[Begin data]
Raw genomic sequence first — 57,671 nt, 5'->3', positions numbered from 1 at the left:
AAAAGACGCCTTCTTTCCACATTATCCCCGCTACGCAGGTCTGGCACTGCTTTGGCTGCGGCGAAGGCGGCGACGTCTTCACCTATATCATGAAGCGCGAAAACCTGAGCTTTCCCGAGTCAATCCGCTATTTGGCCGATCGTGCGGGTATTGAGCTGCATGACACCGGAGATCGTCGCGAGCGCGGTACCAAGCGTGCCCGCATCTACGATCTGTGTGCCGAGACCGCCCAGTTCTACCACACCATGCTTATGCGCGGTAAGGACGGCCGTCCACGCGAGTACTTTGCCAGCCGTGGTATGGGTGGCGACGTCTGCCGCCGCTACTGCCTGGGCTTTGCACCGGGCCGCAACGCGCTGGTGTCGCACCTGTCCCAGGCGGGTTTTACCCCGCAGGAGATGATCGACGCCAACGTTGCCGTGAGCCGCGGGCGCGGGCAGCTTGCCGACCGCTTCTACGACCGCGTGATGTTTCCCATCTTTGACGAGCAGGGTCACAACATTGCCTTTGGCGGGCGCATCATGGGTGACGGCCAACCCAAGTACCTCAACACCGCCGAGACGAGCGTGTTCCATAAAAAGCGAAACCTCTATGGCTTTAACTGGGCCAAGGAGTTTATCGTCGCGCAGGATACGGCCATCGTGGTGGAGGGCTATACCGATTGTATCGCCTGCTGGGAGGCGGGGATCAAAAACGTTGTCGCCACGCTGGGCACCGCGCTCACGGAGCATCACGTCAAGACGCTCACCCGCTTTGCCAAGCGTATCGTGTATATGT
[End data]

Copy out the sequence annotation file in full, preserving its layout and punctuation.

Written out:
Raw genomic sequence first — 57,671 nt, 5'->3', positions numbered from 1 at the left:
AAAAGACGCCTTCTTTCCACATTATCCCCGCTACGCAGGTCTGGCACTGCTTTGGCTGCGGCGAAGGCGGCGACGTCTTCACCTATATCATGAAGCGCGAAAACCTGAGCTTTCCCGAGTCAATCCGCTATTTGGCCGATCGTGCGGGTATTGAGCTGCATGACACCGGAGATCGTCGCGAGCGCGGTACCAAGCGTGCCCGCATCTACGATCTGTGTGCCGAGACCGCCCAGTTCTACCACACCATGCTTATGCGCGGTAAGGACGGCCGTCCACGCGAGTACTTTGCCAGCCGTGGTATGGGTGGCGACGTCTGCCGCCGCTACTGCCTGGGCTTTGCACCGGGCCGCAACGCGCTGGTGTCGCACCTGTCCCAGGCGGGTTTTACCCCGCAGGAGATGATCGACGCCAACGTTGCCGTGAGCCGCGGGCGCGGGCAGCTTGCCGACCGCTTCTACGACCGCGTGATGTTTCCCATCTTTGACGAGCAGGGTCACAACATTGCCTTTGGCGGGCGCATCATGGGTGACGGCCAACCCAAGTACCTCAACACCGCCGAGACGAGCGTGTTCCATAAAAAGCGAAACCTCTATGGCTTTAACTGGGCCAAGGAGTTTATCGTCGCGCAGGATACGGCCATCGTGGTGGAGGGCTATACCGATTGTATCGCCTGCTGGGAGGCGGGGATCAAAAACGTTGTCGCCACGCTGGGCACCGCGCTCACGGAGCATCACGTCAAGACGCTCACCCGCTTTGCCAAGCGTATCGTGTATATGT